So I saw the Anish Kapoor show at Mehboob Studio last evening, and was a bit underwhelmed. The selection consists of six mirror sculptures and two works in red wax. I had hoped for more varied fare that would give Bombayites a flavour of the artist's output over the years.
The sound stage is very atmospheric, but creates problems in display. The extremely high ceiling reduces the experiential scale of the art, and therefore its effect. The floor is not perfectly level, and so plywood chips have been inserted underneath sculptures to keep their balance right. In one instance -- a sinuous mirror wall that evokes Richard Serra -- this looks really tacky, because the sculpture is thin and the chips protrude from beneath it. As for the shiny wall-hung pieces, I've never been a huge fan of those.
The wax sculptures were by far the best part of the exhibition. But even the excellent Shooting into a Corner, which is bound to be the most popular exhibit, didn't work as well for me at Mehboob Studio as it had at Kapoor's Royal Academy survey. It consists of a cannon that periodically shoots a large plug of red wax onto a wall. The sound of the cannon going off echoes perfectly in the large hall; but the white wall has been purpose built, and extends only a few feet in each direction from the corner towards which the wax is shot. The sense of violation of a space that contributes to the work's impact is undercut by the manifest artificiality of the setting.
It appears the Delhi show might actually work better than the Bombay one, contrary to what I have suggested in my Tehelka piece. If that's the case, I'll be really angry, because Bombay is Kapoor's home town, and this is where he had always planned to have his first extensive exhibition. Kapoor, a savvy businessman as well as a fine artist, doubtless knows the benefits that could accrue from having an exhibition at the NGMA inaugurated by Sonia Gandhi.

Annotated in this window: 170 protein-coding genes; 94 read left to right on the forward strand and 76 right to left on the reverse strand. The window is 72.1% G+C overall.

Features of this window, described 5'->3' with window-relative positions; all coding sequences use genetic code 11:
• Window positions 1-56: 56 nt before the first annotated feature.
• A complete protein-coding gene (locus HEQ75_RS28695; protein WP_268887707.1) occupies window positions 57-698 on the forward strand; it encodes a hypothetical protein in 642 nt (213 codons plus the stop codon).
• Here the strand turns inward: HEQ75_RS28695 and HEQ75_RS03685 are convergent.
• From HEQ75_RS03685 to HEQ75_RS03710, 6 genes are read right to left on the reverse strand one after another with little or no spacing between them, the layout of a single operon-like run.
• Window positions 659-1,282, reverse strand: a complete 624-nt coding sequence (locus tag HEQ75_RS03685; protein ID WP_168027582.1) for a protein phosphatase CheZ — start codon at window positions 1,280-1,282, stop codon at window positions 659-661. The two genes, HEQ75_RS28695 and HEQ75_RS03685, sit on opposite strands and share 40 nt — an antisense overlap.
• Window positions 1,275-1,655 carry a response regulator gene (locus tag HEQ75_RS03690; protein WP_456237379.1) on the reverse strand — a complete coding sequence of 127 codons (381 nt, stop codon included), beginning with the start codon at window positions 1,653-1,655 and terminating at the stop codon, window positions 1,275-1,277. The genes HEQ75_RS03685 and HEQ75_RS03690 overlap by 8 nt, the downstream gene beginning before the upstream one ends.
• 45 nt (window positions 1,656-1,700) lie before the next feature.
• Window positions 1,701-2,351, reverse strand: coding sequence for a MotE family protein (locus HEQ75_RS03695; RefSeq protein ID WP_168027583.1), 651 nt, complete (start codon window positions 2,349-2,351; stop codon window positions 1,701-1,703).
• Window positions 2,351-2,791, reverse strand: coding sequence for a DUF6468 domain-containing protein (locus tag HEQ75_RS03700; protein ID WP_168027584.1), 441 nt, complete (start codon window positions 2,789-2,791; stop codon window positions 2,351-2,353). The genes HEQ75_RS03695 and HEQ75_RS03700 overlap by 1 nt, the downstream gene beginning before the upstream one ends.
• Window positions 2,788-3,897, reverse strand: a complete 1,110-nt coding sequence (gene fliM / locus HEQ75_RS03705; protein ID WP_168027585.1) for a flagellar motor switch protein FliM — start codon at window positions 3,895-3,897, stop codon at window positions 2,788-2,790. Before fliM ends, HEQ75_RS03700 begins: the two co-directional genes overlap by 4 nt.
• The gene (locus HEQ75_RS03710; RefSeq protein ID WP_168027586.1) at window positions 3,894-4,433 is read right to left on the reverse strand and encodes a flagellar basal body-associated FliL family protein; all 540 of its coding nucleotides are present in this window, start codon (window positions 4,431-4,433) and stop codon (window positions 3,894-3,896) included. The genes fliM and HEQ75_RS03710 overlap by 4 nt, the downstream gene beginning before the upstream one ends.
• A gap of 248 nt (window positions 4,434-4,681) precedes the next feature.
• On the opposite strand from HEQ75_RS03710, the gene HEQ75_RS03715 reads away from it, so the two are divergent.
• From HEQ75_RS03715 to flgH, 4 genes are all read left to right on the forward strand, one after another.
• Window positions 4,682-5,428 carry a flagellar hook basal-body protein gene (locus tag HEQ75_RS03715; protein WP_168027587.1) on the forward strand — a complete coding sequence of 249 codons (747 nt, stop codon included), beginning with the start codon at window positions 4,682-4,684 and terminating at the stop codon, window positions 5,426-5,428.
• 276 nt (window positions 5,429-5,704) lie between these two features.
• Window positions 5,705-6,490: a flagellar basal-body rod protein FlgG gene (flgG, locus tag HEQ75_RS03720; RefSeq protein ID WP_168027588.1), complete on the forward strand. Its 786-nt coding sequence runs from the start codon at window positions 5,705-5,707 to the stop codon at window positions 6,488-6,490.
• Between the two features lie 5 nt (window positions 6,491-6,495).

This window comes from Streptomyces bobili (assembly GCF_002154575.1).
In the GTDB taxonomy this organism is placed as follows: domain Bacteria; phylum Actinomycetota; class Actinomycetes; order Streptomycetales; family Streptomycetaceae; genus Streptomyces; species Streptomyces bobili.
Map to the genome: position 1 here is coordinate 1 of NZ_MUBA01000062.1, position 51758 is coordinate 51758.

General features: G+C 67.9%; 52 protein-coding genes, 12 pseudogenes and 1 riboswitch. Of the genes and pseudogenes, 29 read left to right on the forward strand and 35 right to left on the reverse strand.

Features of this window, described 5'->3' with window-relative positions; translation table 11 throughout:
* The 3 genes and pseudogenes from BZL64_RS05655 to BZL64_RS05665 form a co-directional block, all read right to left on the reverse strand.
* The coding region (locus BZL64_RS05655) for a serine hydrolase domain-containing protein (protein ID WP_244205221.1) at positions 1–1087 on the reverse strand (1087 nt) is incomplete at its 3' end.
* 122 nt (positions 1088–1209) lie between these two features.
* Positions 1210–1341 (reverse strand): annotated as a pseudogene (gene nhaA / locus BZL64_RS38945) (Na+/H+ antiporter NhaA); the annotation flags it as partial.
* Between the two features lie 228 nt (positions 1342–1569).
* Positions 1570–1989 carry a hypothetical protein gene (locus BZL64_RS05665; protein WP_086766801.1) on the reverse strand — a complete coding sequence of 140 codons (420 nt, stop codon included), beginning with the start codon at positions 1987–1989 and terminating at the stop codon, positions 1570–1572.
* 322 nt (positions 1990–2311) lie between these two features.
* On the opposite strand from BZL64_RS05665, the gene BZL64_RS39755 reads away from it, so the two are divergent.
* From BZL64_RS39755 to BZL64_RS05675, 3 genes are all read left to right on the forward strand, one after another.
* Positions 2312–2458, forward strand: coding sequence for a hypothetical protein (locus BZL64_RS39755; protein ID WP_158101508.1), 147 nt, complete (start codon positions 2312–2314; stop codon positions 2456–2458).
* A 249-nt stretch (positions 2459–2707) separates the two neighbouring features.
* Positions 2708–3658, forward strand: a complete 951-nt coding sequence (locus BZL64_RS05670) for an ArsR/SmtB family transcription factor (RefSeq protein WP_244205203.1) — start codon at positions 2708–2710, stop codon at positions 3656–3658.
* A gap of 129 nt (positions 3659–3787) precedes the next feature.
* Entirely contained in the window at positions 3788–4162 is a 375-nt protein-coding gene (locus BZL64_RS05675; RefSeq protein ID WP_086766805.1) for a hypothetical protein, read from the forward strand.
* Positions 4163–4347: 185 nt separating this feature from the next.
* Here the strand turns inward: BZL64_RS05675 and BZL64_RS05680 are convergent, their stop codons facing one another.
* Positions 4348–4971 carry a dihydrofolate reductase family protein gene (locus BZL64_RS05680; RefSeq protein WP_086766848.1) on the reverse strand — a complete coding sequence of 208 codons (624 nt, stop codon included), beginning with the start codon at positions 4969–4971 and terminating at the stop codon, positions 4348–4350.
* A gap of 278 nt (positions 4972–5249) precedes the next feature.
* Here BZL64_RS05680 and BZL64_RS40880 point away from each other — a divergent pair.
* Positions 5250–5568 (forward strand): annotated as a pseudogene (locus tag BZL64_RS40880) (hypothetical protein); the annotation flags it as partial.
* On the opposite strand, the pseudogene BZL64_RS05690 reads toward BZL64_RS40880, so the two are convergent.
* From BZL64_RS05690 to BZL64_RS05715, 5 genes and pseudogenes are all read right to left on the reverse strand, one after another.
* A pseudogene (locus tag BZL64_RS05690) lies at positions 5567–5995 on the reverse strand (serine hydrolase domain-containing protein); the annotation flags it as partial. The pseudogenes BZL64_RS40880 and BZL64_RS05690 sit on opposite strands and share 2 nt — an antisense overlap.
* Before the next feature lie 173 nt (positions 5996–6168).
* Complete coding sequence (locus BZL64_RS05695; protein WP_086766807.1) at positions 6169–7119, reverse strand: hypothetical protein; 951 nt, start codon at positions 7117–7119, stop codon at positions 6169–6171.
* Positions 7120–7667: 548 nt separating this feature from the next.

Now for the gossip: there were quite a few Bollywood personalities at last evening's preview, as befits an event at Mehboob Studio presented by Louis Vuitton. The males -- Kabir Bedi, Shekhar Kapur, Rahul Bose -- all spent long minutes in front of the artworks, discussing them with companions. The women -- Kangana Ranaut, Mallika Arora (Update: Malaika, not Mallika, thanks Deepanajana) and somebody who apparently was Kareena Kapoor (I was too far away to get a proper look) -- were only interested in being photographed in front of the art and with the artist. I don't blame them: it's impossible to concentrate on art wearing the sort of dresses they were wearing. Ranaut looked gorgeous, but kept tripping over her gown. (Update: It was Karishma Kapoor; no wonder I thought it didn't look much like Kareena)
Securitymen have been placed next to each work, warning viewers off when they are deemed too close. I was thus warned about five times in the two hours I spent at the preview. It got pretty annoying. Plus the air conditioning wasn't functioning well. Luckily, I was wearing a shirt and jeans, the chaps in suits were in bad shape.